Since Microsoft's Surface Pen works quite well on the Surface Book, it wouldn't make sense for Microsoft to eliminate the feature. But the company could launch a new and improved Surface Pen that's both more accurate and delivers finer detail when writing or coloring a picture. The Surface Pen will differentiate the Surface Book 2 from its competitors.
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    The Basic Design Doesn't Require Much Revision
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    The Basic Design Doesn't Require Much Revision

    Although it would be nice to see Microsoft remove the pesky gap between the keyboard and display in the Surface Book, there isn't much else the company would need to do to appeal to customers. The Surface Book is a well-designed computer that holds up well against new competitors from Lenovo, HP and others. Offering a similar design with a few tweaks here and there would be nice.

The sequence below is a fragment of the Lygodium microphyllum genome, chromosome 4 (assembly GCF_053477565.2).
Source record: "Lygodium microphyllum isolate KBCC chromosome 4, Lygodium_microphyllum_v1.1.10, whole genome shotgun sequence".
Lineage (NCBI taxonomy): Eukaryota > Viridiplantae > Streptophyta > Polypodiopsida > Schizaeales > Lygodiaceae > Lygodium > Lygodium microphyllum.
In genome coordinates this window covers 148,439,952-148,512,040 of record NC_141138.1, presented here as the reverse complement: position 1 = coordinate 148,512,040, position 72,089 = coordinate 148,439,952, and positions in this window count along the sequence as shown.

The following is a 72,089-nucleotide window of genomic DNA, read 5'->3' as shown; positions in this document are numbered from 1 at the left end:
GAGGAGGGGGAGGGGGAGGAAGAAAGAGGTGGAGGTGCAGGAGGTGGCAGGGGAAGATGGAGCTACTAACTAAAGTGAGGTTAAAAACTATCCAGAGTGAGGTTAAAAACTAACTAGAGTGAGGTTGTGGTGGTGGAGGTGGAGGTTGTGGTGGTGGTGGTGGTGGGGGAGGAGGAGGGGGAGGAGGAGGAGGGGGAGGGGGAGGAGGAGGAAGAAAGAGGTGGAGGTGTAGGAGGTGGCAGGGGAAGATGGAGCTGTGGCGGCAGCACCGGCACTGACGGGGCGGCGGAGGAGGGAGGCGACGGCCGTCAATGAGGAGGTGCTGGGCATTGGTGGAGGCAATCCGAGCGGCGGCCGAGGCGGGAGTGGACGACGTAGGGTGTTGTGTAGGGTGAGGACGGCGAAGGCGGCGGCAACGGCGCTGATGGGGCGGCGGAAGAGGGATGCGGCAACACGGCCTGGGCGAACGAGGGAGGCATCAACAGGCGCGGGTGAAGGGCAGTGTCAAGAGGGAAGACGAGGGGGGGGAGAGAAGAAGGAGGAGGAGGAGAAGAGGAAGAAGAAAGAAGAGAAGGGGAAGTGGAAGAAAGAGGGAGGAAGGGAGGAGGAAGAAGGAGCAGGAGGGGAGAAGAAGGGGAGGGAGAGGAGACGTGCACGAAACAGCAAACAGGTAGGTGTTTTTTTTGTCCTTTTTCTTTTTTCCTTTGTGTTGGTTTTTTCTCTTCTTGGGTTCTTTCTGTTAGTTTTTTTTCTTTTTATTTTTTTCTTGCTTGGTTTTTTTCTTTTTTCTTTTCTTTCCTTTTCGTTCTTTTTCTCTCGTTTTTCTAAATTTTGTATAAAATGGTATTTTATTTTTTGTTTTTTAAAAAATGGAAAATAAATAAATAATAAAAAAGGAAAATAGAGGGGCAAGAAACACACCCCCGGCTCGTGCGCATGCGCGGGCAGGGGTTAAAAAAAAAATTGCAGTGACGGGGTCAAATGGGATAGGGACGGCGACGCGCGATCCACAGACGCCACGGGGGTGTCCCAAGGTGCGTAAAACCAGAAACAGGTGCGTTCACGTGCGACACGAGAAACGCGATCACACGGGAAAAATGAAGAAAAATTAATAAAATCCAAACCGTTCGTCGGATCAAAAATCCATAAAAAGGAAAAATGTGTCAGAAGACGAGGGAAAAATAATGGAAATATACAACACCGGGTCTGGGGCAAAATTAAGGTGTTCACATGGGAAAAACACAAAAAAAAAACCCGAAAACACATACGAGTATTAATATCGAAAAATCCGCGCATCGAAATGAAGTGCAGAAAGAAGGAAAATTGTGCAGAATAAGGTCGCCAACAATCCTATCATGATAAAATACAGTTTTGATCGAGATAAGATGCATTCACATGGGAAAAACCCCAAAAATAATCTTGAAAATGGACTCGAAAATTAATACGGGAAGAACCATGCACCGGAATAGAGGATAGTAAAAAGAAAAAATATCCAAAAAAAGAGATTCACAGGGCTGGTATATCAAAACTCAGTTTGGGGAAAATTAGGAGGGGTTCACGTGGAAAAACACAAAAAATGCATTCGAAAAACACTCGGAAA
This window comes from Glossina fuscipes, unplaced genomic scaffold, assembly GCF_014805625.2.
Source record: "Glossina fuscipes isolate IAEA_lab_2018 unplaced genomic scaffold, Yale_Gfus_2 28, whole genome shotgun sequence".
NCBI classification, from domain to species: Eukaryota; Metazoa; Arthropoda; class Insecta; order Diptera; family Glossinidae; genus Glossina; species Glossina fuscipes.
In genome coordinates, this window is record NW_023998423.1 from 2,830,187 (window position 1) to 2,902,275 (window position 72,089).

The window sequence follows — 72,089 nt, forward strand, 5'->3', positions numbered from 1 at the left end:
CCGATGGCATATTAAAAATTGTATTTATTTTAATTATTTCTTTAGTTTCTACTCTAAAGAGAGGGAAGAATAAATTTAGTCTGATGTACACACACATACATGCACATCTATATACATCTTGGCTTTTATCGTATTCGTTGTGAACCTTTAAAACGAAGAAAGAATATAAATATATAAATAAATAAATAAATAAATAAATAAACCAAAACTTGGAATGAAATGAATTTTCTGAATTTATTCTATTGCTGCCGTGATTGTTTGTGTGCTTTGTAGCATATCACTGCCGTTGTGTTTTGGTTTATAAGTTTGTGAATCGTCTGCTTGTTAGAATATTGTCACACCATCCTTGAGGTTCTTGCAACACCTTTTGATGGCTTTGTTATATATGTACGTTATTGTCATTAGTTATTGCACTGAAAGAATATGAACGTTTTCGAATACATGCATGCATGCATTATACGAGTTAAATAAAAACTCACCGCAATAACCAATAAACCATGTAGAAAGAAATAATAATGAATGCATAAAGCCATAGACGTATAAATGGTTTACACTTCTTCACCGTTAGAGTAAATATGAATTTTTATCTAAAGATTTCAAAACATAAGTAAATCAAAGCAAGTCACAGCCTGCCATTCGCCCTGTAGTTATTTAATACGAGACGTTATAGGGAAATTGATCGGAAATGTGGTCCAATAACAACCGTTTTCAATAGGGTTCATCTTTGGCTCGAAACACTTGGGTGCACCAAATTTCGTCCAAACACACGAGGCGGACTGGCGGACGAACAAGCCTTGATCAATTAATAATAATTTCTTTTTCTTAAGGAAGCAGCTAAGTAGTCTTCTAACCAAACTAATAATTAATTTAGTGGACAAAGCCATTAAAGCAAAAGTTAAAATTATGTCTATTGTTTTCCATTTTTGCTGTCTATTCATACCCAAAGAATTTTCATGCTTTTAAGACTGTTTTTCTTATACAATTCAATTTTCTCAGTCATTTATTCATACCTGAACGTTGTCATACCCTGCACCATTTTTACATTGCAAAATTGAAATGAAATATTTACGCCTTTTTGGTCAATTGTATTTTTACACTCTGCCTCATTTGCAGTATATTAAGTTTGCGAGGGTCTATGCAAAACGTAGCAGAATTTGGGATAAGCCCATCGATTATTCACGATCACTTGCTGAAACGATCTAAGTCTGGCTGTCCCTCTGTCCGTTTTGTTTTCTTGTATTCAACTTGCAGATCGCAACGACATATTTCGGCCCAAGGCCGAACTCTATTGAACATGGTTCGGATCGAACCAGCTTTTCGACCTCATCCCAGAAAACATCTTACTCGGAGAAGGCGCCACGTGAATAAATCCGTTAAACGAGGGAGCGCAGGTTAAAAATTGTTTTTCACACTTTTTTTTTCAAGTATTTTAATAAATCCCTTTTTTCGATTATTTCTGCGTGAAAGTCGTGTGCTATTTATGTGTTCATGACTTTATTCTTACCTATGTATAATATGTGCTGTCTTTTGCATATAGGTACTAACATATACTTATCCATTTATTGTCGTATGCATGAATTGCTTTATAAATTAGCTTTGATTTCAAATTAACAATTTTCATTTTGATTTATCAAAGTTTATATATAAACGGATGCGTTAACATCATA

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    An Extended Battery Life Is Always Welcome
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    An Extended Battery Life Is Always Welcome

    Microsoft simply cannot offer a new Surface Book that comes with the same or less battery life than its predecessor. Customers expect longer battery lives now and need it for when they're traveling. If Microsoft wants to appeal to enterprise users with Surface Book 2—and it should—the company must deliver a battery life that exceeds the first-generation Surface Book's 12 hours.
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    It Could Use More Ports
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    It Could Use More Ports

    The first-generation Surface Book is a little light on ports, featuring just two USB 3.0 connectors and a full-size SD card reader and mini display port. Let's hope that Microsoft can find a way to squeeze one or two more USB 3.0 ports and perhaps even a USB Type-C connector in the next-generation Surface Book.